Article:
thanks for reply though

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thanks for help

but everything is fine, until you press 'r', its all perfect.
pressing r causes it to disappear, so know its that exact code around that part.

it's just wrong been messing with the figures but unsure what is wrong. maybe something significant is missing :S . probably in fact but some more info on subject be awesome]

thanks

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ok, that clears up the problem a little more.

are you trying to increament the rotation slowly, like each key 'press'
or increament kind of smoothly, by 'holding' the key down.

I would add :
keys['r'] = FALSE;

right after :
rtri+=0.2f;

maybe the rotation speed increaments so fast, by holding the key it could be problem (wild guess)

or slow down the rotation, and you might get a more 'visual' idea of what happens to it, before the problem (set rotaion to 0.002f)

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Hi!

For starters, you aren't doing steady rotations here, each rotation you do is multiplied with the current one.

I'd recommend changing your code a bit:
- do only the rotation increment on keypress ( rtri+=0.2f; )
- move the glRotatef call to your display() function
- put a glLoadIdentity() call at the beginning of your display() function

Remember, if you don't load the identity matrix each frame, you will be adding to the last rotation you made.

See what it does like this, also try playing around with the amount of rotation you do each keypress.

[EDITed for a little clarity]

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First of all, I would *strongly* recommend you call glLoadIdentity() at the beginning of every frame. I believe this is just a good habit to get into.

Second, the rotations you are performing aren't wrong; they're just odd. Every time you want to rotate, you are adding 0.2 to the global rotation value, and then adding the global rotation value to the current rotation already applied to the triangle from previous calls.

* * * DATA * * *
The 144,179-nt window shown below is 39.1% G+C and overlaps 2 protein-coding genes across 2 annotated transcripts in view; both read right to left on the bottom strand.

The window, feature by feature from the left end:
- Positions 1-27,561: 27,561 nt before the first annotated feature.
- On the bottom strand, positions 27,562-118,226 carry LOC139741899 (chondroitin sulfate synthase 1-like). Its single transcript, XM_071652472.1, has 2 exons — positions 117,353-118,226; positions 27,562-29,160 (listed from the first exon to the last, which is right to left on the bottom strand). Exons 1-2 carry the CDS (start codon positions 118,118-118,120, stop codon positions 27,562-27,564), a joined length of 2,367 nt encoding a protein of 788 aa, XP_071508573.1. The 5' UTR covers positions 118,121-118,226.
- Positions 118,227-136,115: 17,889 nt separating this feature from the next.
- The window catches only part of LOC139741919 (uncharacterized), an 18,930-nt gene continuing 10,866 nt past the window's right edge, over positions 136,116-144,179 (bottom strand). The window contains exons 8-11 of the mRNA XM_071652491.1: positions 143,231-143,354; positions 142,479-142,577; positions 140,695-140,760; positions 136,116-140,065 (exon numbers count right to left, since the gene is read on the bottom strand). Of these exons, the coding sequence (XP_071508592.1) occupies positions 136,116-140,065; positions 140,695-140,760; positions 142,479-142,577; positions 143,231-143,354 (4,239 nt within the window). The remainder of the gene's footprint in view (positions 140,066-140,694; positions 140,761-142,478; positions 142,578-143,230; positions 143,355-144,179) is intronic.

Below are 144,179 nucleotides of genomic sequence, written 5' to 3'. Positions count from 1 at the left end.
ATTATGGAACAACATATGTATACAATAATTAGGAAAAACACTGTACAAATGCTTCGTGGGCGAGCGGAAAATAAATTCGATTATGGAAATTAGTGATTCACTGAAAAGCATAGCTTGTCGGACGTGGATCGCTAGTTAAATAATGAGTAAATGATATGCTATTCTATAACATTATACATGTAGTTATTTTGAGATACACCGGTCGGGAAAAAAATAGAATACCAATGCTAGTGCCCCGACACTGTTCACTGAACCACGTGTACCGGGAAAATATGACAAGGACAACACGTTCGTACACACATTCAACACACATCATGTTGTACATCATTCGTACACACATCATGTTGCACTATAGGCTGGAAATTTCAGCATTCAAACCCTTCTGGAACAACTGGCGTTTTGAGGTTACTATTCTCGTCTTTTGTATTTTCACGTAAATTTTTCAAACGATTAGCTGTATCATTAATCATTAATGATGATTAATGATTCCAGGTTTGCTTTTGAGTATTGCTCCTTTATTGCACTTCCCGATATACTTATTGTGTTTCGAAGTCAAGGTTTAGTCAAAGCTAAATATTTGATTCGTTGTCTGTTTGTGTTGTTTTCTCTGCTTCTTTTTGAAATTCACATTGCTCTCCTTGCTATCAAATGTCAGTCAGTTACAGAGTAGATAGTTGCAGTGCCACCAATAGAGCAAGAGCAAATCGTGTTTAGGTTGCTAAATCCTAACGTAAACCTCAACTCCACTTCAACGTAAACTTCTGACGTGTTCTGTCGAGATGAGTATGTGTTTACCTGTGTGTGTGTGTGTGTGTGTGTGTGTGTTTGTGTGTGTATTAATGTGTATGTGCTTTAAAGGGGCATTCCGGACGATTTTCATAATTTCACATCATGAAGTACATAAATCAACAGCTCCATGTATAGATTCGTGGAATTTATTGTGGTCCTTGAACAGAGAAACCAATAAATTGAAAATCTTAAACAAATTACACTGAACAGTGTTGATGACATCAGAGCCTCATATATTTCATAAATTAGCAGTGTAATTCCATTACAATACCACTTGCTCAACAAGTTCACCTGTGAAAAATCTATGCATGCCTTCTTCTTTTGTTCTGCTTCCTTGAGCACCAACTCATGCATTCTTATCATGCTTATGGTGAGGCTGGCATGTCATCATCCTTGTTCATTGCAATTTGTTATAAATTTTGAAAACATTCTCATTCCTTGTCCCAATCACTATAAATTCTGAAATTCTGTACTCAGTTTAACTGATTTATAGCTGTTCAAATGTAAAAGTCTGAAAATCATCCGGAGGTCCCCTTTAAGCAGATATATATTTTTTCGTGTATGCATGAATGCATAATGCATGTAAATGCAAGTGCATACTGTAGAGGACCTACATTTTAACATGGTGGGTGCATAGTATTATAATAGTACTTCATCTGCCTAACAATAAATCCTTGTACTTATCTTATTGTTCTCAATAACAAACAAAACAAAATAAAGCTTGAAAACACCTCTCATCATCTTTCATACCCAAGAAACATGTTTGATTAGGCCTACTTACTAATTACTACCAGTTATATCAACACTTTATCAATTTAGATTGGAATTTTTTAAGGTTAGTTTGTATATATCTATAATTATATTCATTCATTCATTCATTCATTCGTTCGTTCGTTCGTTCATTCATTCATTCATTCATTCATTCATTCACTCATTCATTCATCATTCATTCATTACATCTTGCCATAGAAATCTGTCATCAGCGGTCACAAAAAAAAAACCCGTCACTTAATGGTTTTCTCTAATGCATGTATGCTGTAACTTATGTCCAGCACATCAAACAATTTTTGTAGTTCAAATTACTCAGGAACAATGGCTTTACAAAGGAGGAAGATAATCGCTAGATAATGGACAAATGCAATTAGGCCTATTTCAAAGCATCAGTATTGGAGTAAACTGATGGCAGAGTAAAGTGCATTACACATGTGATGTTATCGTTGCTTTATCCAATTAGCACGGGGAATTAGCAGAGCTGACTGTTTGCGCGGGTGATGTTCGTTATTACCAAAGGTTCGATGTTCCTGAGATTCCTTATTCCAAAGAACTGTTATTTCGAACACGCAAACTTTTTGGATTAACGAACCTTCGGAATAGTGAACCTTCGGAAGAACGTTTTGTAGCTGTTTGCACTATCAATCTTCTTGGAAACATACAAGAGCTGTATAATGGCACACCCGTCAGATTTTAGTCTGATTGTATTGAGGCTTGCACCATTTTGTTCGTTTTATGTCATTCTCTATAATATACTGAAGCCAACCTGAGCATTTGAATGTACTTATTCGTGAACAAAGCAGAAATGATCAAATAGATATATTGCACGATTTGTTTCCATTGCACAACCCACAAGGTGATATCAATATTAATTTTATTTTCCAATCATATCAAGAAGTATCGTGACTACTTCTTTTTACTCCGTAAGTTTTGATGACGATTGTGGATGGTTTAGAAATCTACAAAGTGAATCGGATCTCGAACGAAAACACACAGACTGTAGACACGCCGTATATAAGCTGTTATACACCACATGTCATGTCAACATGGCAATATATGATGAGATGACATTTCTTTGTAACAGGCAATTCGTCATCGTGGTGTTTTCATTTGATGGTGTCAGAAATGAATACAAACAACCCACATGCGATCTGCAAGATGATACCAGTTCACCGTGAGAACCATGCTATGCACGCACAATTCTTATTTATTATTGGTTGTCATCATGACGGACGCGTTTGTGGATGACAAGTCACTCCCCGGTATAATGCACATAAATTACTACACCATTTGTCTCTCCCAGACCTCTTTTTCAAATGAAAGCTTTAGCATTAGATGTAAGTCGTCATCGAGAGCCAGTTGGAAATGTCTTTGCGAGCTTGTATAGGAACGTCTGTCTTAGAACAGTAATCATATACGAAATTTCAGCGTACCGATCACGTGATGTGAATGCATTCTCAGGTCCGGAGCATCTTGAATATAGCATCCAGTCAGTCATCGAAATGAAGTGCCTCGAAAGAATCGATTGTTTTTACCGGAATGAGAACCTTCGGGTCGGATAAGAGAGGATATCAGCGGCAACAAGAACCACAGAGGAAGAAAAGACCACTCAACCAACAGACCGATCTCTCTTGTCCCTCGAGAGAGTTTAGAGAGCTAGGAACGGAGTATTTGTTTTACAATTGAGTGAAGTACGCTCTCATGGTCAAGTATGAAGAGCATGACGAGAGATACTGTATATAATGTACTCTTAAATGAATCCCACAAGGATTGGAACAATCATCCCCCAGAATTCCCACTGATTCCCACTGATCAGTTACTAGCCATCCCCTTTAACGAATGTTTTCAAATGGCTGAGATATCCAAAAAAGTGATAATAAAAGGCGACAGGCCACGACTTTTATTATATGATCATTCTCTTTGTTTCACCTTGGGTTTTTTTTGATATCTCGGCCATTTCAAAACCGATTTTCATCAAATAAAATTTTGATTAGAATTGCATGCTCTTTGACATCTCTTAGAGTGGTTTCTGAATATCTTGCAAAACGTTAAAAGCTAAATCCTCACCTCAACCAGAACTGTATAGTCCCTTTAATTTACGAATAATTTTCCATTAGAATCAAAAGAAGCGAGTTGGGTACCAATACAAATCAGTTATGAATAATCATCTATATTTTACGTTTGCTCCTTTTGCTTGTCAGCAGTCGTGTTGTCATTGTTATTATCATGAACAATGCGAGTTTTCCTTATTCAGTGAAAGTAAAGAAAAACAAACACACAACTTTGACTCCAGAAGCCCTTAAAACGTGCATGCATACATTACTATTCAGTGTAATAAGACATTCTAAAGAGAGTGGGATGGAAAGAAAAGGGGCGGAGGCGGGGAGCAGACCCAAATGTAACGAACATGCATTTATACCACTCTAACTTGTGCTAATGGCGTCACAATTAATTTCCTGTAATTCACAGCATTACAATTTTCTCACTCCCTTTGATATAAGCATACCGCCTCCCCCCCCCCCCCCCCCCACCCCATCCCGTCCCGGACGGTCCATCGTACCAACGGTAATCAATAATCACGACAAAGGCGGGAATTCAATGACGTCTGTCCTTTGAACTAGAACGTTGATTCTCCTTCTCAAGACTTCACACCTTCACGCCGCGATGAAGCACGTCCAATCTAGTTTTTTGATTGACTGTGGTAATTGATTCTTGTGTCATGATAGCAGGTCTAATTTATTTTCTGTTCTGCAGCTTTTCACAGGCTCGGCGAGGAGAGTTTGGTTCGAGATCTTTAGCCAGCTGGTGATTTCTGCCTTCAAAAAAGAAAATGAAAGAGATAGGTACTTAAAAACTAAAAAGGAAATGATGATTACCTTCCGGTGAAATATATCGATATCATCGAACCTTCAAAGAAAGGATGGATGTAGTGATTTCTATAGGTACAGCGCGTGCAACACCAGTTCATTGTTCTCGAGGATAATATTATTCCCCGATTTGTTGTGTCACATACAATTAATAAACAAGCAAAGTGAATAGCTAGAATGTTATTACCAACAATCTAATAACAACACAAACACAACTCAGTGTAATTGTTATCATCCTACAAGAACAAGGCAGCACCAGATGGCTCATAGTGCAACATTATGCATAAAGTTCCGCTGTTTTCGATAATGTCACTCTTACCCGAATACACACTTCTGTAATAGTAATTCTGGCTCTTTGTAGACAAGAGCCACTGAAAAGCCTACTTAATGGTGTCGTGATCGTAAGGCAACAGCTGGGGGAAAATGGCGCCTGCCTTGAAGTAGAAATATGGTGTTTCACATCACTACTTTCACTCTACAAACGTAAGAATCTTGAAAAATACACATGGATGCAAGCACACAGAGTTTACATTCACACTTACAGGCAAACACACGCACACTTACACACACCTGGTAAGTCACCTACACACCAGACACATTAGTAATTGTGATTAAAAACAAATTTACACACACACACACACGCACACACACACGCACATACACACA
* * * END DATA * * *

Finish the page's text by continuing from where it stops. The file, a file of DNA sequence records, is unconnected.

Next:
I would suggest making this change in the keyboard function (and the mouse function, but its basically the same thing):


if(key == 'r')
{
rtri+=0.2f;
}



I would then change the display function: (a couple new lines indicated with // New stuff, and the triangle vertices indicated with // Changed):


void display()
{
glClear(GL_COLOR_BUFFER_BIT);
glLoadIdentity() // New stuff
//glRectf(0.0f,0.0f,250.0f,200.0f); /* draw a rectangle */

//glBegin(GL_POLYGON);
//glColor3f(0.0f,1.0f,0.0f);

glTranslatef(150.0, 150.0, 0.0) // New stuff
glRotatef(rtri, 0.0f, 1.0f, 0.0f) // New stuff

glBegin(GL_TRIANGLES); // Start Drawing A Triangle
glColor3f(1.0f,0.0f,0.0f); // Set Top Point Of Triangle To Red
glVertex3f(-25.0f, -25.0f, 0.0f); // Changed // First Point Of The Triangle
glColor3f(0.0f,1.0f,0.0f); // Set Left Point Of Triangle To Green
glVertex3f(25.0f,-25.0f, 0.0f); // Changed // Second Point Of The Triangle
glColor3f(0.0f,0.0f,1.0f); // Set Right Point Of Triangle To Blue
glVertex3f( 0.0, 25.0, 0.0f); // Changed // Third Point Of The Triangle
glEnd();

//glVertex3f(-1.0f, 1.0f, 0.0f); // Top Left
//glVertex3f( 1.0f, 1.0f, 0.0f); // Top Right
//glVertex3f( 1.0f,-1.0f, 0.0f); // Bottom Right
//glVertex3f(-1.0f,-1.0f, 0.0f);
glFlush();
}



I haven't looked at your code too closely, but I'm pretty sure that's what you want. This should cause the triangle to rotate 0.2 degrees every time you click the left mouse button or press 'r'. Also, this should rotate the triangle about its center, rather than about the origin.

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also some additional problems I noticed:

- you have your near and far clipping planes set too near each other (and reversed for that matter). Any point outside the [-1,1] range will be clipped, which most of your stuff will be once you rotate it a little bit. You should change it to a reasonable range (look at the documentation of the glOrtho function if you're not sure how to set it up right)

- you should specifiy the size of your window and use those values in glOrtho to get a viewport matching your window size.

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There is one other thing wrong in your program I beleive :

void mouse(int btn, int state, int x, int y)
{
(...)
/*If what you did alters the screen in anyway call the display
function */
display();
}

no, you don't call display yourself, you mark your windows content to be invalidate !

I think the correct function in glut is

glutPostRedisplay();

So I guess you want to change to

void mouse(int btn, int state, int x, int y)
{
(...)
/*If what you did alters the screen in anyway call the display
function */
glutPostRedisplay();
}

I don't know what it does to aggressively bypass glut processing, maybe it makes some distortion.

was that in the NeHE tutorial or did you add it ?